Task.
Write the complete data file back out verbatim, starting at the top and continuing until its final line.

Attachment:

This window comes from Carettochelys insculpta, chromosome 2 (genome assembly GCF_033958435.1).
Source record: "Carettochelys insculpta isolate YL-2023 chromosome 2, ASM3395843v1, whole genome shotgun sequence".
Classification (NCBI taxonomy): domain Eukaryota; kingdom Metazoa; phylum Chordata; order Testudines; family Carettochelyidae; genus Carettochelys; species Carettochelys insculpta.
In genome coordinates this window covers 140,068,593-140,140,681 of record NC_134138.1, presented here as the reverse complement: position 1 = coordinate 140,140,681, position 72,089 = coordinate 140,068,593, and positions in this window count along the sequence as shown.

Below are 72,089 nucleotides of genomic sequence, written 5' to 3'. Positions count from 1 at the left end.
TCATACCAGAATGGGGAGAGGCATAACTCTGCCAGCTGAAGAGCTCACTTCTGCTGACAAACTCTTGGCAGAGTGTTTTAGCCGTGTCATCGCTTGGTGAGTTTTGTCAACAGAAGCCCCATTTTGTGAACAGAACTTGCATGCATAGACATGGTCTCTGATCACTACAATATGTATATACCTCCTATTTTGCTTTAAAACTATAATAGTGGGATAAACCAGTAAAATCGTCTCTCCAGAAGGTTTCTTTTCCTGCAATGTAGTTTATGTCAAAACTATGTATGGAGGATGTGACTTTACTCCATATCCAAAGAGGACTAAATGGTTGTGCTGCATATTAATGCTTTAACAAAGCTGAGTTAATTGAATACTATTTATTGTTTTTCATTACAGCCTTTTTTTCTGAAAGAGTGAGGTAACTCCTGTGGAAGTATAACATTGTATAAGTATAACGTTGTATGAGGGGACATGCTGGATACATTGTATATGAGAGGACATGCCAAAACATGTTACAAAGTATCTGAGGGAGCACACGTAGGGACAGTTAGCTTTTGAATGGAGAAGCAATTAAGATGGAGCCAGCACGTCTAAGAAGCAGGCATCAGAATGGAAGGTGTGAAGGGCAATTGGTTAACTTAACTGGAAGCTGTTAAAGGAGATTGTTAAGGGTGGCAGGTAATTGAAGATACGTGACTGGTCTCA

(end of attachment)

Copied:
This window comes from Carettochelys insculpta, chromosome 2 (genome assembly GCF_033958435.1).
Source record: "Carettochelys insculpta isolate YL-2023 chromosome 2, ASM3395843v1, whole genome shotgun sequence".
Classification (NCBI taxonomy): domain Eukaryota; kingdom Metazoa; phylum Chordata; order Testudines; family Carettochelyidae; genus Carettochelys; species Carettochelys insculpta.
In genome coordinates this window covers 140,068,593-140,140,681 of record NC_134138.1, presented here as the reverse complement: position 1 = coordinate 140,140,681, position 72,089 = coordinate 140,068,593, and positions in this window count along the sequence as shown.

Below are 72,089 nucleotides of genomic sequence, written 5' to 3'. Positions count from 1 at the left end.
TCATACCAGAATGGGGAGAGGCATAACTCTGCCAGCTGAAGAGCTCACTTCTGCTGACAAACTCTTGGCAGAGTGTTTTAGCCGTGTCATCGCTTGGTGAGTTTTGTCAACAGAAGCCCCATTTTGTGAACAGAACTTGCATGCATAGACATGGTCTCTGATCACTACAATATGTATATACCTCCTATTTTGCTTTAAAACTATAATAGTGGGATAAACCAGTAAAATCGTCTCTCCAGAAGGTTTCTTTTCCTGCAATGTAGTTTATGTCAAAACTATGTATGGAGGATGTGACTTTACTCCATATCCAAAGAGGACTAAATGGTTGTGCTGCATATTAATGCTTTAACAAAGCTGAGTTAATTGAATACTATTTATTGTTTTTCATTACAGCCTTTTTTTCTGAAAGAGTGAGGTAACTCCTGTGGAAGTATAACATTGTATAAGTATAACGTTGTATGAGGGGACATGCTGGATACATTGTATATGAGAGGACATGCCAAAACATGTTACAAAGTATCTGAGGGAGCACACGTAGGGACAGTTAGCTTTTGAATGGAGAAGCAATTAAGATGGAGCCAGCACGTCTAAGAAGCAGGCATCAGAATGGAAGGTGTGAAGGGCAATTGGTTAACTTAACTGGAAGCTGTTAAAGGAGATTGTTAAGGGTGGCAGGTAATTGAAGATACGTGACTGGTCTCA